On the evening of May 17, I had the opportunity to experience the world premiere of Njo Kong Kie's new one-man show, I Swallowed a Moon Made of Iron. I had been expecting a show of larger scale, as had been suggested by pre-season publicity last spring when Kong Kie's earlier work Picnic in the Cemetery made its Canadian premiere in the same space (Canadian Stage's Berkeley Street Upstairs Theatre). However, this is a good space for intimate shows, as the furthest away you can be as an audience member from the stage is 6 or 7 rows—and I Swallowed A Moon Made of Iron is an even more intimate and personal creation than the earlier piece.
The enigmatic title comes from the source material, which, perhaps counterintuitively, is not of a whimsical fairy-tale nature but the opposite: a collection of almost 200 poems by factory worker Xu Lizhi, detailing the soul-destroying reality for many young workers on the assembly lines at the giant Foxconn manufacturing plant in southern China, where many of the world's cell phones and other personal electronics are made.
Although he had started to gain some recognition for his literary gifts, Xu Lizhi jumped to his death on the last day of September 2014, when he had just turned 24. He was not the only worker to take this way out of a life he felt was destroying his humanity, and a group of his friends collected his poems and published them as widely as they could to not only celebrate their friend but to open the eyes of the world to the inhumane working conditions at the plant.
Journalists around the world reported the story at the time. Apparently conditions at the plant have since improved somewhat—but the poems continue to circulate, and a growing number of theatre artists have been inspired by the simple poetic power of Xu Lizhi's words, creating new works of music, movement, and design to make more of us aware of the human cost of gadgets we take for granted.
This February 2019 at Toronto's Factory Theatre (in a co-presentation by fu-GEN Theatre and the Music Gallery), Remy Siu's Hong Kong Exiles presented Foxconn Frequency No. 3. Taking Xu Lizhi’s poems as a starting point, they created a futuristic theatrical event where three pianists competed in what has been described as a “kind of randomized real-time video game” involving three keyboards connected to computers and 3D printers, with webcams adding live footage of the performers' efforts as they compete. Each performance was different depending on the real-time results of the “game.”
While I didn't have the opportunity to see this show live, I have seen excerpts online and read many accounts of the disconcerting effect on the audience of the (thematically simulated) inhumane pressure placed on the three “worker/competitors” as they attempt to keep up with the demands of the “game.” The performance seems to have been a fascinating recreation of the factory life depicted in the poems, also functioning as a warning to the audience of the human pressures of our product-hungry modern world.
Kong Kie's creation is very different. In contrast, it could be seen as almost old-fashioned in its simplicity. Onstage is a grand piano on a highlighted square of floor, with a screen behind the piano on which the poems and various images are projected. A man (Kong Kie) enters and walks around the square marked on the stage, miming what seems to be a feeling of being constricted by his living and working space. After a while he sits down at the piano and begins to play.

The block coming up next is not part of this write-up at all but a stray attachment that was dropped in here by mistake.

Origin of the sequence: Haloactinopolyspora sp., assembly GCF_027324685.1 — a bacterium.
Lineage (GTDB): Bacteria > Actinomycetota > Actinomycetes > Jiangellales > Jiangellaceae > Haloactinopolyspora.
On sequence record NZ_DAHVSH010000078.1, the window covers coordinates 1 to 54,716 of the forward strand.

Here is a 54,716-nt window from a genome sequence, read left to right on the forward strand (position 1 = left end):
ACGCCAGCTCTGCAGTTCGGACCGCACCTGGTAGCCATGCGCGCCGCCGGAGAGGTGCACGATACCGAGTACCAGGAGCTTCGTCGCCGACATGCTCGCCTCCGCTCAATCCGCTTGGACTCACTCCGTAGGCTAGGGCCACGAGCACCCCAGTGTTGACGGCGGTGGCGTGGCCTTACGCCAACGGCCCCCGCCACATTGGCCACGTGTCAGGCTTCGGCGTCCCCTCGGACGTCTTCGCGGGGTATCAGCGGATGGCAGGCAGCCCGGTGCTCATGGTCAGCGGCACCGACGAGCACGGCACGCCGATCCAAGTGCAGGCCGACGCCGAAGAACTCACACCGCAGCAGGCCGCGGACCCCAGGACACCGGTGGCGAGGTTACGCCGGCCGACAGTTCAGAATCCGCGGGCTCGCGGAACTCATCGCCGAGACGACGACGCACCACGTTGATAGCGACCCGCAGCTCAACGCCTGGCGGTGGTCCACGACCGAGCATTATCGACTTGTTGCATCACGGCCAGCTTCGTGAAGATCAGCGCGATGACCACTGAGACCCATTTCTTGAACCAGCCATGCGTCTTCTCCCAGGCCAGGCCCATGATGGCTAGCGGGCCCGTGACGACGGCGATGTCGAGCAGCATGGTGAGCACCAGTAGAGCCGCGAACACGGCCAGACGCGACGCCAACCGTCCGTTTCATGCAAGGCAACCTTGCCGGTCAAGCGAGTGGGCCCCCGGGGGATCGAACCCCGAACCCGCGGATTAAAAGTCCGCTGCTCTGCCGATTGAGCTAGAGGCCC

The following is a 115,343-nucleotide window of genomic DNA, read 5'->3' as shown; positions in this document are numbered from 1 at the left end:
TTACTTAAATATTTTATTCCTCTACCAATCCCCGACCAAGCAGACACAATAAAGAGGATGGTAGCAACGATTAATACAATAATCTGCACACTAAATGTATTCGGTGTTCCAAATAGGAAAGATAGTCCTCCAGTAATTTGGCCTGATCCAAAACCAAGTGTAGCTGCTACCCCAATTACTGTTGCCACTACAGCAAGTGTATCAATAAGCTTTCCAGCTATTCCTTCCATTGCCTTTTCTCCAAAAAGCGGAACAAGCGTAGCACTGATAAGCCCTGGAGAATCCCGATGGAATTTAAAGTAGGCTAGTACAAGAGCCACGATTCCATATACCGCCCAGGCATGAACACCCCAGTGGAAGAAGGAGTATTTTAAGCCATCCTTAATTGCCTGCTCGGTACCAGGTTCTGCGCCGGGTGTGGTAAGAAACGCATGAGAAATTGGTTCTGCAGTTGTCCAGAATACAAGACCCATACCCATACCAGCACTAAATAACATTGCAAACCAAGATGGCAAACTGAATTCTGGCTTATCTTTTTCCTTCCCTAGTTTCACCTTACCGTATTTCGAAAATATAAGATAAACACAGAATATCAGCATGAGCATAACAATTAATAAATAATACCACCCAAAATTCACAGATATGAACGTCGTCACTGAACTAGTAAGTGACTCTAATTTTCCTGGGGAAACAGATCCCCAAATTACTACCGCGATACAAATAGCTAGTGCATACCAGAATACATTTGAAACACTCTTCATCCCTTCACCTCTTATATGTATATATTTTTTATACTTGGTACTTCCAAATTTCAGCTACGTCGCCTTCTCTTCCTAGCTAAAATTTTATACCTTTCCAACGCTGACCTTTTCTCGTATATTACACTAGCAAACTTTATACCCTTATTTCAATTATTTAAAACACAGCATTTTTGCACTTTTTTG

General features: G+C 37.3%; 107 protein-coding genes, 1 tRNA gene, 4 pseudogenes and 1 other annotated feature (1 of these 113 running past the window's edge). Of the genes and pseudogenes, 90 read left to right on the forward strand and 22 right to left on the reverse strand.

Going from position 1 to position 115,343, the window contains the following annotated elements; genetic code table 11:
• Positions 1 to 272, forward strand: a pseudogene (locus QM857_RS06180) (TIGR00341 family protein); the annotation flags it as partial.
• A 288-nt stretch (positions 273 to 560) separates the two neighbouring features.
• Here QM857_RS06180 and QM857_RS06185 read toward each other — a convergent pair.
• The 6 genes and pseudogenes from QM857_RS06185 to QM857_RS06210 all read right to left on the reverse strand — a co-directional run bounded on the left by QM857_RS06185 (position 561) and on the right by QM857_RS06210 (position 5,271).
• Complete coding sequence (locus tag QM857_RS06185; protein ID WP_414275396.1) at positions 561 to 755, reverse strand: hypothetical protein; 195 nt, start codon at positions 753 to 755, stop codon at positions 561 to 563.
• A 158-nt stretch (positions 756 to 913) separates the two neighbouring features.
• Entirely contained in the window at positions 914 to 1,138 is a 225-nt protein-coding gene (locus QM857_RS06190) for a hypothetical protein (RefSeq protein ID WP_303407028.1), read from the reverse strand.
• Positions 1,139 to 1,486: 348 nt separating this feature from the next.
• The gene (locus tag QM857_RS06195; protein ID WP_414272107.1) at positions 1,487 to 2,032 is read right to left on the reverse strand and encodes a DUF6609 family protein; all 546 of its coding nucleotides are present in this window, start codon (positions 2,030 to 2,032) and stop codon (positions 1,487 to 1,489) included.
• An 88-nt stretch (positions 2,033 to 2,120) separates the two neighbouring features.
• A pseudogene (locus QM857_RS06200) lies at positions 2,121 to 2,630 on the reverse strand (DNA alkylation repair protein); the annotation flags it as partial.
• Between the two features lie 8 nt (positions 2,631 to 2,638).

There are several interludes in the 60 minutes of this theatrical concert, where Kong Kie performs other passages of mime, some seemingly-literal depictions of claustrophobia, others more symbolic, such as moving an anonymous cube from the floor to the piano, or raising it into the air with a pulley. These passages help to create a contextual world for the poems, feelingly spoken by Kong Kie in their original Chinese while English translations are projected on the screen behind. The performer's voice is rich and moving without being overly dramatic, and the impact of the poem's words is often enhanced by being spoken first before a blank screen, with a translation only being projected afterwards alongside the music.
The great richness of this theatrical concert is the power of the music, which varies from simple melodies to richly dramatic harmonies to clashing jangles, depending on the poem. Where it fell down for me was in the lack of a strong enough dramatic arc for the performance. The suicide to come at the end, I felt, was too clearly foreshadowed at the beginning, and the middle sequence was too often mired in shapeless melancholy.
In spite of this, the show is an intriguing introduction to the poems and world of Xu Lizhi, and a moving personal response to those poems by a musical artist of great experience and power. Kong Kie was for many years the music director for dance company La La La Human Steps, and many of his compositions here have a plasticity and dramatic tangibility that cry out to be interpreted by dancers. In many ways this felt like a first personal draft of something that may, in the future, grow into a larger work of music and theatre.
Njo Kong Kie’s I Swallowed a Moon Made of Iron was presented from May 17 to 26 by Canadian Stage, at the Berkeley Street Upstairs Theatre, Toronto.
Jennifer Parr is a Toronto-based director, dramaturge, fight director and acting coach, brought up from a young age on a rich mix of musicals, Shakespeare and new Canadian plays.